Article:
10 peculiar things I will teach my child

Teaching a child is a lot easier than teaching an adult. For one, you don’t have to deal with too much of an ego. They implicitly trust you and you know that in such trust there can never be deception. How can one ever cheat a child!? Another reason why teaching a child is simpler is that everything is possible in their view of the world. One doesn’t have to deal with cynicism.
But there end the reasons which make teaching children easier. Everything else makes it extremely difficult and strenuous to a person who doesn’t love children. It involves to stick to the conviction of what is right and do whatever it takes to help the child learn, explore and reflect. As in the Glass Bead Game, reflecting on life’s various twists and turns is vital.
I will explore education, learning, schools and much more in future articles but this one is for 10 peculiar things I will want to teach my child which are not to be found on the lists of most parents. I spoke to a lot of them and (when I asked them what their views were on education for their child) most of them fell into one of the 3 categories below:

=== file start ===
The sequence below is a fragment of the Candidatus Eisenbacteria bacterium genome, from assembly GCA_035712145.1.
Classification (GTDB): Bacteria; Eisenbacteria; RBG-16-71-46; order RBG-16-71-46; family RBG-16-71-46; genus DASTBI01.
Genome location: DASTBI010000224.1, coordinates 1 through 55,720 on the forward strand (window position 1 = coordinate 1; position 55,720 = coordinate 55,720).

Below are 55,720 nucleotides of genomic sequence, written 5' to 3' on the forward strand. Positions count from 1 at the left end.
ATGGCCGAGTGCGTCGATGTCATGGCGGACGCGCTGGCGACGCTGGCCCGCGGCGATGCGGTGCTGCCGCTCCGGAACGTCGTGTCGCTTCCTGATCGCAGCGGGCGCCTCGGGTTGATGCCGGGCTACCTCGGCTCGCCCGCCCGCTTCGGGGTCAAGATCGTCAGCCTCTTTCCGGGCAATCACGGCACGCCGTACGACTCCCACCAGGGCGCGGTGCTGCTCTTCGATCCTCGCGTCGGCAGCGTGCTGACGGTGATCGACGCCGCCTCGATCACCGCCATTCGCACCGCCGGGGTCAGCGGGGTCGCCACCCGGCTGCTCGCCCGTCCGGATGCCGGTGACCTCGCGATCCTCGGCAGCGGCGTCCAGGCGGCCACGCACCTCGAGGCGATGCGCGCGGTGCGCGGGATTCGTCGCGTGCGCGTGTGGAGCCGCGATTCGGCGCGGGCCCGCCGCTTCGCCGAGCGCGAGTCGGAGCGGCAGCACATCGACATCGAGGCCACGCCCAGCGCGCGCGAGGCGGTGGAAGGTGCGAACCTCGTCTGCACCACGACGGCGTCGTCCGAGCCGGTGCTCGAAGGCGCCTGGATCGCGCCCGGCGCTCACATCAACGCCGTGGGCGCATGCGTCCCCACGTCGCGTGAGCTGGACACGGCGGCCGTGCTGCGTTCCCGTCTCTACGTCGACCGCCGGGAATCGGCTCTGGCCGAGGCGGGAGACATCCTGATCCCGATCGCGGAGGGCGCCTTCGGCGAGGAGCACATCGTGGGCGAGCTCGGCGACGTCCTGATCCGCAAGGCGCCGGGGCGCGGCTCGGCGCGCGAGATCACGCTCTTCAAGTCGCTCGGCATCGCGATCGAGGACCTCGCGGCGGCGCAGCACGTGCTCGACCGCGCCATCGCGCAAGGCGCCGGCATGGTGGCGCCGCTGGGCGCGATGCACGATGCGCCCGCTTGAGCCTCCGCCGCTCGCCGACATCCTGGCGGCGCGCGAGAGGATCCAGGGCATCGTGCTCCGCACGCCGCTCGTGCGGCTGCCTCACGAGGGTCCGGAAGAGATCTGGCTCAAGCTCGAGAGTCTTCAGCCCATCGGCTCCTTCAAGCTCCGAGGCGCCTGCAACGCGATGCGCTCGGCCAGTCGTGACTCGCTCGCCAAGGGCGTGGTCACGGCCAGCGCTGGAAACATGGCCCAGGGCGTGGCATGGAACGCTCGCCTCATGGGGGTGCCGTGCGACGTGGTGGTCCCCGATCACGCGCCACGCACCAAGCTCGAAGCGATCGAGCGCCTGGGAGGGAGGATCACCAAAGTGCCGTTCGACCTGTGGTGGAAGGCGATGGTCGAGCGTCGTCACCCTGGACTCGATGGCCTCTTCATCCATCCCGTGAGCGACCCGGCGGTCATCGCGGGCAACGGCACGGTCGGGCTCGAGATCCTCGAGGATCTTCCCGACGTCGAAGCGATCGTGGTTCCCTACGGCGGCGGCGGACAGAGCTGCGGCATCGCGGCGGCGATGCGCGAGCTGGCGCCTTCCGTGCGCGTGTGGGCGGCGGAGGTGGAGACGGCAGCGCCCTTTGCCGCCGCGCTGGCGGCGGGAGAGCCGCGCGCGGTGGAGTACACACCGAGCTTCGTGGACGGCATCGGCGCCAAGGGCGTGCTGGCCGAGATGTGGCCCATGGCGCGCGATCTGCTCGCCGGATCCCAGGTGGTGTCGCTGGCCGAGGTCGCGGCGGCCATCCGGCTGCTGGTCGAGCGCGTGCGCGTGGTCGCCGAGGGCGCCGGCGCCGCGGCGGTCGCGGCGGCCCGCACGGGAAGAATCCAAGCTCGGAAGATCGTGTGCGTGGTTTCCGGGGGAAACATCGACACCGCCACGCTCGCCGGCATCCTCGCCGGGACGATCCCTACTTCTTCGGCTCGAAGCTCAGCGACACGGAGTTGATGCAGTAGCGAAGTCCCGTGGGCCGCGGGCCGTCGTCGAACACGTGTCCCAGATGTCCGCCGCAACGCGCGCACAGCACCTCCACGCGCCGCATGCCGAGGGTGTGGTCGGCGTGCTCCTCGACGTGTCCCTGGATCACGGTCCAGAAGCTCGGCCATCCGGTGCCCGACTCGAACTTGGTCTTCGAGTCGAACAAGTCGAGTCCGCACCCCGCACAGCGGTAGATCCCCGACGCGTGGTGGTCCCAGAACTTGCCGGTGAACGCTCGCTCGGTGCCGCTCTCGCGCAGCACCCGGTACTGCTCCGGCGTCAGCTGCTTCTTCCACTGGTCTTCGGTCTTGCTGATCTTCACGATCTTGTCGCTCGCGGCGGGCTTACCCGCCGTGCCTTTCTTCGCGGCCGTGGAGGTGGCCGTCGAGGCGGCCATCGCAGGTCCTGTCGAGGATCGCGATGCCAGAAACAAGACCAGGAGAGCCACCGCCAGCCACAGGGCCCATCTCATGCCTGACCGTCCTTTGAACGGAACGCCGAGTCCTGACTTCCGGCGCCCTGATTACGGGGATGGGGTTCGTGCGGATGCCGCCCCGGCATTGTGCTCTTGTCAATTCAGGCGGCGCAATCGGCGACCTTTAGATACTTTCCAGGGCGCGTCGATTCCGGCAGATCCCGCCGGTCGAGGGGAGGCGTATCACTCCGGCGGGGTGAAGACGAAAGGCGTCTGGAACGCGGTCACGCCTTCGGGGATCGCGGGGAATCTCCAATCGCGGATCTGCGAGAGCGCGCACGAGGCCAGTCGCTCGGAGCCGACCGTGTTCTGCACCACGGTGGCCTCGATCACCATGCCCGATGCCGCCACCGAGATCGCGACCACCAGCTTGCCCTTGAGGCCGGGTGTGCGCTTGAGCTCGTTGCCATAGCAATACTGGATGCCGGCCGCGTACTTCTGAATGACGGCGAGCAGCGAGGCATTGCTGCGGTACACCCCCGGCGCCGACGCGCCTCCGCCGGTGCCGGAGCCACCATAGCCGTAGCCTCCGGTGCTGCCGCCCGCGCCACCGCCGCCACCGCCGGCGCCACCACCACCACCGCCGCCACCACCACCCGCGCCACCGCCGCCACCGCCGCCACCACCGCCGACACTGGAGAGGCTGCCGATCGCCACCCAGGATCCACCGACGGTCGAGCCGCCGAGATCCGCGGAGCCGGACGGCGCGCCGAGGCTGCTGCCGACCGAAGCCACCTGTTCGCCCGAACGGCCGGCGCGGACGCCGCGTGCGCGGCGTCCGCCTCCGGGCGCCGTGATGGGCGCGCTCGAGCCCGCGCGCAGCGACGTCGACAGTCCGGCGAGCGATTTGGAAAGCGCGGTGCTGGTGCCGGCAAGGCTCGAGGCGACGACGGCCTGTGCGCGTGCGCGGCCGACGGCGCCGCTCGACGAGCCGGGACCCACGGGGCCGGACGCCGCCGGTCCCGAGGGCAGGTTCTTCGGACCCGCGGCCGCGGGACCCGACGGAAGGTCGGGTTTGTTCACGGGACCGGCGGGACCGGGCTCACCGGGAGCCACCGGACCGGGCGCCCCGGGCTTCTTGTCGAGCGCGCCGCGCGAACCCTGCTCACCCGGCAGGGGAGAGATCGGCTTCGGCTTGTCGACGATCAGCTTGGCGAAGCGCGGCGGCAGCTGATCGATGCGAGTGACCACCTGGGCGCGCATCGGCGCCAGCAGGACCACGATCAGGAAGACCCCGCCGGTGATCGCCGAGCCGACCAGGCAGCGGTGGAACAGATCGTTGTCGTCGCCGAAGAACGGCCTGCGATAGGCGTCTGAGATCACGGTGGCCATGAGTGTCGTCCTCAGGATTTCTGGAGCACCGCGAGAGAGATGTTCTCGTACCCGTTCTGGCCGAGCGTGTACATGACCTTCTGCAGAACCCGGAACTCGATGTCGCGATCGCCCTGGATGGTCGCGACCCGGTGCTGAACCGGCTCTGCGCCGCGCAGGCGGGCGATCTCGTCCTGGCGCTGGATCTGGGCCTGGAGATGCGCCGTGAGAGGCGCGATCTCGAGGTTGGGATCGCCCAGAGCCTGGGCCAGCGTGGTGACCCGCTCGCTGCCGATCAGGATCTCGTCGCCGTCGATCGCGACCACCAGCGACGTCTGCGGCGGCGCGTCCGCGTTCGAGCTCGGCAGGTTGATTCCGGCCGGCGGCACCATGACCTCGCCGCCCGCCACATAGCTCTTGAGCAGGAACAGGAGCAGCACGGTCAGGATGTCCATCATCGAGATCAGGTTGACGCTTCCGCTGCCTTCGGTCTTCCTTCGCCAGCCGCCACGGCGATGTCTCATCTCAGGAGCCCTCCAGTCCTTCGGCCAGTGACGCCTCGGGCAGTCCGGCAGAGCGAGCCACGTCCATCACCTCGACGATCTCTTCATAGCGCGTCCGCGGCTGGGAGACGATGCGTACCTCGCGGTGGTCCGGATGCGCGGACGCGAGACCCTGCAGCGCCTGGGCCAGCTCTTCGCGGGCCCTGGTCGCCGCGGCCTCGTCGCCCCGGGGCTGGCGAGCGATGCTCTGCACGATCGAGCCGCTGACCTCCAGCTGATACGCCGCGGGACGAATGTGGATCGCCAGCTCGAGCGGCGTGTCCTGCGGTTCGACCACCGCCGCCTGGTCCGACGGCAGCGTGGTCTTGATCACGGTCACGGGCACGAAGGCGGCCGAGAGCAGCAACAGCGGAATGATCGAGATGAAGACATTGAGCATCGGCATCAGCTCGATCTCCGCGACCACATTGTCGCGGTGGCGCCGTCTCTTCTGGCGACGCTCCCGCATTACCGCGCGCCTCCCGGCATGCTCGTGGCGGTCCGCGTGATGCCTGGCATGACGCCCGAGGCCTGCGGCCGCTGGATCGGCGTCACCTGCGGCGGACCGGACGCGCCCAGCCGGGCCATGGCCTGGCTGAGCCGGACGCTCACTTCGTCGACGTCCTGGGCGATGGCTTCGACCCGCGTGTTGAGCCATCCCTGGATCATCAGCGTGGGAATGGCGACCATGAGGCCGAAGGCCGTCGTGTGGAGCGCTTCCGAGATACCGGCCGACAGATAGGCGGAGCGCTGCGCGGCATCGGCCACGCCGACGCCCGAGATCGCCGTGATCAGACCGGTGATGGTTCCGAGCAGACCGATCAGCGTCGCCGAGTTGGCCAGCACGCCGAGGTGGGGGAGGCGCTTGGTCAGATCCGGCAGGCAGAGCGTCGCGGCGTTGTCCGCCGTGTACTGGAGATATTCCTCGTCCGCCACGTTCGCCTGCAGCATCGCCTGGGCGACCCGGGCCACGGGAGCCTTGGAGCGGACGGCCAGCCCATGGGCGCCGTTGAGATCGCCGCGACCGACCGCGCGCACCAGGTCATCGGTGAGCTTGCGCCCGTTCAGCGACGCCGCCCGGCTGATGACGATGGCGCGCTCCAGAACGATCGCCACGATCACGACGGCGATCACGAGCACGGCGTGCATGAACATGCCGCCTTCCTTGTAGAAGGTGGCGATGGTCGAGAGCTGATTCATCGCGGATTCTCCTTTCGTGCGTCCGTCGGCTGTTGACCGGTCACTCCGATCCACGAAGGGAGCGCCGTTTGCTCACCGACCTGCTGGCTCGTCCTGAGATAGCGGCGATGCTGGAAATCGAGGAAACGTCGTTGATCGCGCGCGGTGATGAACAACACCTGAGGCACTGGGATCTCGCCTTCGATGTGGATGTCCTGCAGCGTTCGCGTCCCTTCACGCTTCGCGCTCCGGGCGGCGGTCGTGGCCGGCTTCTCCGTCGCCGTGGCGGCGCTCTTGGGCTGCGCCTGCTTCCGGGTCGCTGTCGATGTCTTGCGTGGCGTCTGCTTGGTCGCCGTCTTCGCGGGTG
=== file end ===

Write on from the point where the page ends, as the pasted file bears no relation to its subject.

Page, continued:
1. I will teach my child to respect others and be tolerant and seek his passion and blah and blah and blah. Politically correct answers which very few parents are able to stick to. I find this lot more annoying than the others. Herein fall people who give you the right answers but do not have the moral fibre to adhere to them. Not all of them, but most of them (leading a lazy man to safely say “nearly all of them”).
  2. I will send my child to the best school. As if education is some circus trick that is taught only in schools. At least these people admit to not being able to handle the highly involved task of educating their child. They view a school as some summer camp (one which is active during the rest of the year) where children must be sent and something magical happens to them at the end of it all.